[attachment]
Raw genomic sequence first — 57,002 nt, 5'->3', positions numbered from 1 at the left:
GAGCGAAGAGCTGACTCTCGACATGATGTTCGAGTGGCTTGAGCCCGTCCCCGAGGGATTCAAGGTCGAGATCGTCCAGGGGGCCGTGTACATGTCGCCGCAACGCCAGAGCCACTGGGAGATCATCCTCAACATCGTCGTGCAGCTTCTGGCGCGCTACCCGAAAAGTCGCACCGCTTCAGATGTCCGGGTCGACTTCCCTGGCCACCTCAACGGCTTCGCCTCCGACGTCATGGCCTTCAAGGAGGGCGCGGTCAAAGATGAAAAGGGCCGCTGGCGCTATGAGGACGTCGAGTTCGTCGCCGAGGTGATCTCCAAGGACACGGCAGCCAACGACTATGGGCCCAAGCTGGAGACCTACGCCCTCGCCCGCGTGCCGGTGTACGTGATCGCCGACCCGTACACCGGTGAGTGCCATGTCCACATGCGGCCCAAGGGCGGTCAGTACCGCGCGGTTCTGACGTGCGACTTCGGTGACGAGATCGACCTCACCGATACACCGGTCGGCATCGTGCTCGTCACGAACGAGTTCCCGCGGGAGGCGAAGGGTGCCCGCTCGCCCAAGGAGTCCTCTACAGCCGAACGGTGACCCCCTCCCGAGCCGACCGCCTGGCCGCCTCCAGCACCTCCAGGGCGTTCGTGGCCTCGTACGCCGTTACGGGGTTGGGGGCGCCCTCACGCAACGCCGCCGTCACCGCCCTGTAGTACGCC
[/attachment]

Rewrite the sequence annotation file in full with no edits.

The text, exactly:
Raw genomic sequence first — 57,002 nt, 5'->3', positions numbered from 1 at the left:
GAGCGAAGAGCTGACTCTCGACATGATGTTCGAGTGGCTTGAGCCCGTCCCCGAGGGATTCAAGGTCGAGATCGTCCAGGGGGCCGTGTACATGTCGCCGCAACGCCAGAGCCACTGGGAGATCATCCTCAACATCGTCGTGCAGCTTCTGGCGCGCTACCCGAAAAGTCGCACCGCTTCAGATGTCCGGGTCGACTTCCCTGGCCACCTCAACGGCTTCGCCTCCGACGTCATGGCCTTCAAGGAGGGCGCGGTCAAAGATGAAAAGGGCCGCTGGCGCTATGAGGACGTCGAGTTCGTCGCCGAGGTGATCTCCAAGGACACGGCAGCCAACGACTATGGGCCCAAGCTGGAGACCTACGCCCTCGCCCGCGTGCCGGTGTACGTGATCGCCGACCCGTACACCGGTGAGTGCCATGTCCACATGCGGCCCAAGGGCGGTCAGTACCGCGCGGTTCTGACGTGCGACTTCGGTGACGAGATCGACCTCACCGATACACCGGTCGGCATCGTGCTCGTCACGAACGAGTTCCCGCGGGAGGCGAAGGGTGCCCGCTCGCCCAAGGAGTCCTCTACAGCCGAACGGTGACCCCCTCCCGAGCCGACCGCCTGGCCGCCTCCAGCACCTCCAGGGCGTTCGTGGCCTCGTACGCCGTTACGGGGTTGGGGGCGCCCTCACGCAACGCCGCCGTCACCGCCCTGTAGTACGCC